LA football stadium approved

Governor Arnold Schwarzenegger today signed a bill that effectively approved construction on a new football stadium in the City of Industry. This is truly a landmark day for those who have been yearning for the NFL to return to LA, myself included, since the Rams and Raiders left 15 years ago.

For years, the biggest hurdle to NFL football in LA was the lack of a stadium. The city government in Los Angeles was only willing to get behind the Coliseum, a site the NFL desperately did not want. City politics helped kill perfectly legitimate plans in places like South Park and Chavez Ravine. (The latter led Peter O'Malley to sell the Dodgers, which ultimately put us in the bizarre situation we're in today with the McCourts. For the record, I blame Mike Hernandez and Mark Ridley-Thomas for that, but that's a conversation for another day).

There's a laundry list of other failed stadium plans. A plan for the Raiders to move to Hollywood Park fell apart because Al Davis didn't want to wait for it to be built. A plan to renovate the Rose Bowl was rejected by the Pasadena City Council. A plan in Carson failed because partially because it was on a toxic waste dump. Other stadium proposals in Anaheim, El Segundo, and Lynwood never materialized.

But now, thanks to the incredible work of Ed Roski and Majestic Realty, we are as close as we've ever been to a modern football stadium in the greater L.A. area. Make that the state of California actually, as all three NFL teams in the state play in aging stadiums. I'd argue that today is also a victory for development and progress in California, as we showed that eight homeowners in Walnut are not enough to stop a project that will create jobs and benefit the region economically. In fact, those who are upset about the environmental exemption granted by the governor neglect to mention that the proposed LEED-certified stadium would actually be better for the environment than what would go there otherwise.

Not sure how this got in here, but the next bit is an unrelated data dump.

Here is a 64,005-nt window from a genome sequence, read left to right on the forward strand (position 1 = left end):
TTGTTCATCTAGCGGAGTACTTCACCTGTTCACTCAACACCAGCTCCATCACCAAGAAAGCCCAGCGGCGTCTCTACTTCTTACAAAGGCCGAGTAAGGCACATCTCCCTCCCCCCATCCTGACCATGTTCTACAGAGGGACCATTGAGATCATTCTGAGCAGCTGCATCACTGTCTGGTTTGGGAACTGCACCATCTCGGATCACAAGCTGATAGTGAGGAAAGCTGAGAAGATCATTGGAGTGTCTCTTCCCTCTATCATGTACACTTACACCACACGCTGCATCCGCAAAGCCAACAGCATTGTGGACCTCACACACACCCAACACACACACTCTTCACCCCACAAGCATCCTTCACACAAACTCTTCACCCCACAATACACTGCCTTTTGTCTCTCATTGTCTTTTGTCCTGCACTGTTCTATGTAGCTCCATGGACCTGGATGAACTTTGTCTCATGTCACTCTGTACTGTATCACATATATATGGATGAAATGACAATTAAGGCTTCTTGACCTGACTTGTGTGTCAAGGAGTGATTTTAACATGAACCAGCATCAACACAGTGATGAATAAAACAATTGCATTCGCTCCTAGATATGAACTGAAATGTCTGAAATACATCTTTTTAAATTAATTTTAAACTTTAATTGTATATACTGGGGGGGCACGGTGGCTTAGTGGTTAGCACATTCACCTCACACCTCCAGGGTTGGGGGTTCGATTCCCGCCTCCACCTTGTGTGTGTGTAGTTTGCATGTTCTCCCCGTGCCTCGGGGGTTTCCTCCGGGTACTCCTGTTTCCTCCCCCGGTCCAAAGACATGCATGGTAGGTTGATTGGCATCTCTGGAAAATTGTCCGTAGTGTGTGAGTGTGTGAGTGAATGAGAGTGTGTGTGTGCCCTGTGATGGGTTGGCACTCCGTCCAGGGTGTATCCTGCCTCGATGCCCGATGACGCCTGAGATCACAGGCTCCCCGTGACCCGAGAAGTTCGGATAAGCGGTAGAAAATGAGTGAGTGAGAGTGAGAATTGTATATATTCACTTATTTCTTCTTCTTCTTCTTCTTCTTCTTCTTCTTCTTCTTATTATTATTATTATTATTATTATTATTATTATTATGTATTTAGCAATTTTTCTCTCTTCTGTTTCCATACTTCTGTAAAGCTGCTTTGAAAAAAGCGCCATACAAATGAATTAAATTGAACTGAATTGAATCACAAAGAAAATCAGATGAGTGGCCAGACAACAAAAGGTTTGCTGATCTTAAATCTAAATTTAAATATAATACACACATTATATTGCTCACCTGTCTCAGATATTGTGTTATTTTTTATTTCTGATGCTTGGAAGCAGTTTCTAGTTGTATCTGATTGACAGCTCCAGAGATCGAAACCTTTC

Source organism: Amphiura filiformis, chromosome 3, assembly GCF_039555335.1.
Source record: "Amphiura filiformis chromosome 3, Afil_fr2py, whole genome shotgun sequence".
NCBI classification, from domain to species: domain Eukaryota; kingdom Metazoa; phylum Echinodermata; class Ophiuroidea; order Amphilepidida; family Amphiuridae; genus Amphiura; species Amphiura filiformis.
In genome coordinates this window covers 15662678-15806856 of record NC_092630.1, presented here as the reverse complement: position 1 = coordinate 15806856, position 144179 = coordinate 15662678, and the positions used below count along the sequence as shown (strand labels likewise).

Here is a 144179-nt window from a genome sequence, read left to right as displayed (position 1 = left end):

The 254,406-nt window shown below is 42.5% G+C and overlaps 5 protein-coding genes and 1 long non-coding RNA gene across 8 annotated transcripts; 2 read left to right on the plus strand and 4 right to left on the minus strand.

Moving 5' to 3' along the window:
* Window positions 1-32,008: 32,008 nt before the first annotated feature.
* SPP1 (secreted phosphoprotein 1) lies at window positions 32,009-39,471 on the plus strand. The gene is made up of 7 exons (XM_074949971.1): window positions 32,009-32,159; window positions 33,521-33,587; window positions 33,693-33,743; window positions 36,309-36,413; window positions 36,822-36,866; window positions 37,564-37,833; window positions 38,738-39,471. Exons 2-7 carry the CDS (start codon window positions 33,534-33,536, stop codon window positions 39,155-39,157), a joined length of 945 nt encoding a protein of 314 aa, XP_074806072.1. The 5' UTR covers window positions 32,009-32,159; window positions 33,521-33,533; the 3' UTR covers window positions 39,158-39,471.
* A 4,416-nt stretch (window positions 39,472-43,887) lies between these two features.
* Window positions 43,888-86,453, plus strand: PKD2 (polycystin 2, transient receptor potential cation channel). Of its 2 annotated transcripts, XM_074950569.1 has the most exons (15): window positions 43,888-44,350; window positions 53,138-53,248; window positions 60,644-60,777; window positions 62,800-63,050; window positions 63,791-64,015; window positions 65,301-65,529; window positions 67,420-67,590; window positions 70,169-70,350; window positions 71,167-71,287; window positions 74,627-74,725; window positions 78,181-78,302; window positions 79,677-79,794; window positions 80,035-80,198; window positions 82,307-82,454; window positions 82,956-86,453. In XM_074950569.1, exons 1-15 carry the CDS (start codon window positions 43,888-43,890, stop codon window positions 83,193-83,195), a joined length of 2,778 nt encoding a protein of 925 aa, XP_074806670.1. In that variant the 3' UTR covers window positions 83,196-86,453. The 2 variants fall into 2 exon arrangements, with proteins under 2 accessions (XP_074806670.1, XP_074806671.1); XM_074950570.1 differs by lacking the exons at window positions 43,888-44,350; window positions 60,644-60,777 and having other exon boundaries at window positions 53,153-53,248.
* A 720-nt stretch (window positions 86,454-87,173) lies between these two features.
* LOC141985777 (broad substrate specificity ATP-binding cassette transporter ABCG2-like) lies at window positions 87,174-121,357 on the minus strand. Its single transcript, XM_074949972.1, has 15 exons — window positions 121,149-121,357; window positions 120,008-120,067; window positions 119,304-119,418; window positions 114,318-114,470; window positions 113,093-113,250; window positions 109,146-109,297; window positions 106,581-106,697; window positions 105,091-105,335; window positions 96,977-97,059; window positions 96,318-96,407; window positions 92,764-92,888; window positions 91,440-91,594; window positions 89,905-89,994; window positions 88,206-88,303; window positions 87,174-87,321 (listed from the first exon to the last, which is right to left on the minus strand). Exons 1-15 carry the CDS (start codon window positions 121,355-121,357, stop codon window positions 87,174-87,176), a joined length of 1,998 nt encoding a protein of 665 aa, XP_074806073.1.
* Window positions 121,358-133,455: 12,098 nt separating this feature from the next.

The biggest remaining hurdle now is getting a team to move here. Now that there is an actual stadium plan approved, expect relocation talks to get serious. The hope is that a team could move to the Coliseum or Rose Bowl in 2011, and the new stadium could be completed by 2013. Of course, relocation could be complicated by existing stadium leases and I am unsure what kind of deal Roski wants to work out in order give him at least some ownership stake in a franchise. There are seven teams that could potentially move to L.A. and I'll take a look at each of them.

San Francisco 49ers: The Niners are the least likely team to move among the seven. The team has been working for a long time on a new stadium in Santa Clara. It's possible that could fall through. But even if that were the case, the Niners are the dominant team in the Bay Area, there is a ton of history with the franchise, and one would reason that the Niners would exhaust every Northern California option.

Oakland Raiders: The organization is completely unstable right now, and it wouldn't surprise me if Al Davis were admitted to an insane asylum at some point. In the meantime, he's in a horrible stadium in Oakland with a lease that expires after the 2010 season. The NFL wants the Raiders to consider sharing a stadium in Santa Clara with the 49ers; however, the team has never given a definitive answer to that idea.